Sligo 15 :: Galwegians 18
Sligo’s U-18 side suffered a heartbreaking defeat to Galwegians in the replayed Connacht Cup quarter final at Crowley Park, Galway on Friday last.
The winning try came in the 8th minute of second half injury time, and this score marked the first occasion in the entire game in which the Galway city side held the lead.
Sligo played some brilliant rugby in the opening half, and were not flattered by their 15-3 interval lead. In that period, their forwards won their share of possession, while the backs had too much pace and guile for their opponents. As in the drawn game, Cathal Sheridan gave a man of the match display. Playing in his favourite scrum-half position on this occasion, he gave an outstanding performance, as in addition to providing a quality service to his half back partner, Keelan Cawley, his tackling around the fringes and his box-kicking were excellent.
At out-half, Keelan Cawley, who missed the drawn game, was very impressive, and is clearly a player with a bright future in the game. His line kicking was very good, and he also did well in spreading the ball. Sligo had a distinctive advantage in the backs, but this was nullified in the second period, when Galwegians took the game to Sligo up front, and adopted a ‘stick it up the jumper’ approach.
Sligo kicked off and led from the 2nd minute. When the Sligo pack poured into a ruck, the home side were penalised for handling, and Cawley expertly slotted the 37 metre penalty. Five minutes later, Sligo scored a brilliant try. Galwegians attacked down the left, inside the Sligo ’22’, but knocked on. With advantage being played, Sligo’s right winger, Ben Perceval picked up. Although surrounded by opponents, he created space by evading two tacklers, and then set off on an 80 metre sprint, dodging two further attempted tackles, and touched down at the corner flag. Although Cawley failed to add the points from the very difficult conversion, Sligo now led by 8-0.
Soon afterwards, Galwegians reduced the deficit with a penalty, while Sheridan was just short with an ambitious effort from halfway. After 22 minutes, Sligo scored another top class try. Following a ruck 30 metres out, the ball was moved wide, and a superb break from 16 year old, Rory Kerins was only halted by a last ditch tackle, but the supporting Cathal Sheridan was on hand to pick up and score under the posts. Keelan Cawley converted to stretch the lead to 15-3.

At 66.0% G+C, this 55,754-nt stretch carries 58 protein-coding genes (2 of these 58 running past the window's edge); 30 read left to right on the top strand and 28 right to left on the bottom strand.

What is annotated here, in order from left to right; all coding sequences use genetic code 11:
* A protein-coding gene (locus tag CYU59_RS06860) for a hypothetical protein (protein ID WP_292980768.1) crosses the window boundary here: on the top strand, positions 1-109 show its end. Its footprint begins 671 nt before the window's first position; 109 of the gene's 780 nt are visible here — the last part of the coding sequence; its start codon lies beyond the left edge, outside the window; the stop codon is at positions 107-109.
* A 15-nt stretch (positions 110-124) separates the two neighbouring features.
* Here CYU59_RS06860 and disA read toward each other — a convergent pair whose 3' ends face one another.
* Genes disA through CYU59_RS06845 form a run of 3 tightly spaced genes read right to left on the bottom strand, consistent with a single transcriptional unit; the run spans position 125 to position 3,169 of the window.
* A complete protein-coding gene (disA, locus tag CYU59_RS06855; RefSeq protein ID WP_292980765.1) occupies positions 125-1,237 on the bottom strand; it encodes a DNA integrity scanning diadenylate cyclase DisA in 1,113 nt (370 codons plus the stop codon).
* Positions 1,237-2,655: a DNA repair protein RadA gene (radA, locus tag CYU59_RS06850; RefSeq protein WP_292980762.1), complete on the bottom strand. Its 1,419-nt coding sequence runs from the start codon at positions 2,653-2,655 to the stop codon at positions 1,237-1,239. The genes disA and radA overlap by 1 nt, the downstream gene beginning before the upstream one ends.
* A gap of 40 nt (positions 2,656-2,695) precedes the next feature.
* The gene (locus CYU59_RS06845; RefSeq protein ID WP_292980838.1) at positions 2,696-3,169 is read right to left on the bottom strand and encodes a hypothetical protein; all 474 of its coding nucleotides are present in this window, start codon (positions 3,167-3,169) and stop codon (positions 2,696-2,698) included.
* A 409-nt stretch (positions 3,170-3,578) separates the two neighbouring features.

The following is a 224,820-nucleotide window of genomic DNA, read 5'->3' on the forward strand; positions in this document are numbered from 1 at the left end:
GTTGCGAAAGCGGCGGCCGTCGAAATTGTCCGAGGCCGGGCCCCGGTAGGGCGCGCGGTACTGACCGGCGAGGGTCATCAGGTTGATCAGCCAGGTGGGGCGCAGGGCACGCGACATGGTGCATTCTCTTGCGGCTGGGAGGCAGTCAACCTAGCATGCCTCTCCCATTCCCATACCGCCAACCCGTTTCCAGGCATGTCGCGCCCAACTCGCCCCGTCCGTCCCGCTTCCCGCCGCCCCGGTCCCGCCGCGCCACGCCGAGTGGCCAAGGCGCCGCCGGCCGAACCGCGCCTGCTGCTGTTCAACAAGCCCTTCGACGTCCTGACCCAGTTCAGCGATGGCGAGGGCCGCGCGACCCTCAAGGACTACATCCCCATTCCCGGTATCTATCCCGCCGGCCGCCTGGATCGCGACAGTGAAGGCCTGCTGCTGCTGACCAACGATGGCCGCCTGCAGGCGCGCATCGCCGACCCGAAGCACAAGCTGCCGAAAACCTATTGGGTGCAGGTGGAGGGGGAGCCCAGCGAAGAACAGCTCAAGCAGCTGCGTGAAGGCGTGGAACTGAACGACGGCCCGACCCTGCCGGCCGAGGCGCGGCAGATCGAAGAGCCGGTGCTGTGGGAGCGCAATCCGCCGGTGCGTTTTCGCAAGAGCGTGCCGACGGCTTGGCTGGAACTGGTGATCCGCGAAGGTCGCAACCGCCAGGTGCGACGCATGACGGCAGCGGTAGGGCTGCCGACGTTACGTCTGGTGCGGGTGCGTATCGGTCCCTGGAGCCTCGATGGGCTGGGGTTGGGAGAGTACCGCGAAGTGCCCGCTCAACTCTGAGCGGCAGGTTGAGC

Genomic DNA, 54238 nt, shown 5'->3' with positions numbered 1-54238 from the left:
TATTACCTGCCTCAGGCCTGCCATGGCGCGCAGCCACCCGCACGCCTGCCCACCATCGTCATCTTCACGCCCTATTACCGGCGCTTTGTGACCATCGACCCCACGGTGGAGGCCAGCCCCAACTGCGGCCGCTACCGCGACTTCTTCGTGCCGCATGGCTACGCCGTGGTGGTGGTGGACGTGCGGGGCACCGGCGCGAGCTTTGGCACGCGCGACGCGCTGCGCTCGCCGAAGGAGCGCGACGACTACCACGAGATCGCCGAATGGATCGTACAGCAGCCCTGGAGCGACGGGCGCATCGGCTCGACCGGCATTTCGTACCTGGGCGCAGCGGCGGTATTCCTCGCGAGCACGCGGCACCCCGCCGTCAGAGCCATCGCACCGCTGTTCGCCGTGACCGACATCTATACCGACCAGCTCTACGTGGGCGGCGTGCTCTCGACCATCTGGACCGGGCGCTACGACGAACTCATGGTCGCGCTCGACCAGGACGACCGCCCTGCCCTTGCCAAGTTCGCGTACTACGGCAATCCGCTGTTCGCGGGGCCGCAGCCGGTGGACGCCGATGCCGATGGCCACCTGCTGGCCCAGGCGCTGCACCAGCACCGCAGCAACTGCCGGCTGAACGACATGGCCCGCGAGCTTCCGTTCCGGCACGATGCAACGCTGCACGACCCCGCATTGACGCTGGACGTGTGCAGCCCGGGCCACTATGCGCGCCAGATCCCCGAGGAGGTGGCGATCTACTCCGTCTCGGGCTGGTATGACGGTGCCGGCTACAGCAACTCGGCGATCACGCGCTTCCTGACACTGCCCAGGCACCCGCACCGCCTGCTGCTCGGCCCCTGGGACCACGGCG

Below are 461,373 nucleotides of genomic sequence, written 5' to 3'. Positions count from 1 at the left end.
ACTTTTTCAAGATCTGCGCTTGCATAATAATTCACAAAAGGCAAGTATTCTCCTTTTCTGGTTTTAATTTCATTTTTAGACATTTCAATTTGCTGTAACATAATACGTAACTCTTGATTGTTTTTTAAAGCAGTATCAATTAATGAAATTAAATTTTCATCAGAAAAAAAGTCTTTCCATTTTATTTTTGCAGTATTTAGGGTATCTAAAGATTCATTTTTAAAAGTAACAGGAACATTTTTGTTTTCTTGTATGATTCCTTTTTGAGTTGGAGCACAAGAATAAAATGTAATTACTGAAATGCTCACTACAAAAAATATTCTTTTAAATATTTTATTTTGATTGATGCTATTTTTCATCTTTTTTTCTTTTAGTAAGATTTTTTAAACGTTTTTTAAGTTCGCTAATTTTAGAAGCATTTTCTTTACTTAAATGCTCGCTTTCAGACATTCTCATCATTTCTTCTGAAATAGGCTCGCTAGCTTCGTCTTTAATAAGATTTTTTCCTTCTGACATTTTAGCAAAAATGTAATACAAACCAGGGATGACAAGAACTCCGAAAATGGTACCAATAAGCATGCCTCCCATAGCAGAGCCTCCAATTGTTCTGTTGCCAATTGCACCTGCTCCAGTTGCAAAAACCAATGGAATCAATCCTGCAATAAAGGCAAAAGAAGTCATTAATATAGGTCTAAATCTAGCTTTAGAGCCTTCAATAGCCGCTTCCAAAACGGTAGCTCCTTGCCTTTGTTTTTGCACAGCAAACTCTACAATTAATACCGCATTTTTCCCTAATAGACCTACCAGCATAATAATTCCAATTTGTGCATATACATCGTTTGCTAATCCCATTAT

In the second period, Galwegians opted to keep the game tight, but the Sligo defence was heroic. Despite continuous pressure, with play costantly in the Sligo half, the home side could not make a breakthrough. With just 15 minutes remaining,and the score still at 15-3, it looked as if it might be Sligo’s day. However, with 13 minutes left, Galwegians eventually mauled over for a try to bring the score to 15-8. From the restart, Sligo were awarded a penalty 50 metres out, but Sheridan’s fine effort drifted just wide.
With just three minutes of normal time remaining, prop, Richard Henry was sin-binned for collapsing a maul, and following the resultant penalty to the corner, Galwegians mauled over for another try. Sligo were now forced to defend desperately, and they did so magnificently. The referee saw fit to play 8 minutes of injury time,and with the visiting supporters pleading for the final whistle, Galwegians launched one final attack. After the maul was held up, they moved the ball wide, and with the defence sucked into the maul, the ball was grounded at the corner flag for the winning score. The missed conversion was the last action of the day.
In the end the superior strength of the Galwegians pack proved to be decisive. The entire Sligo team played with tremendous spirit, and the squad and management can be justifiably proud of a gallant performance.
Sligo: Brendan Glynn, Ben Percival, Cian McCann, Rory Kerins, Stuart O’Brien, Keelan Cawley, Cathal Sheridan [c.], Richard Henry, Craig Cooper, Philip Allen, Cian Gallagher, Eamonn Keane, Peter Ryder, Ross Lucey, Daniel Bergin.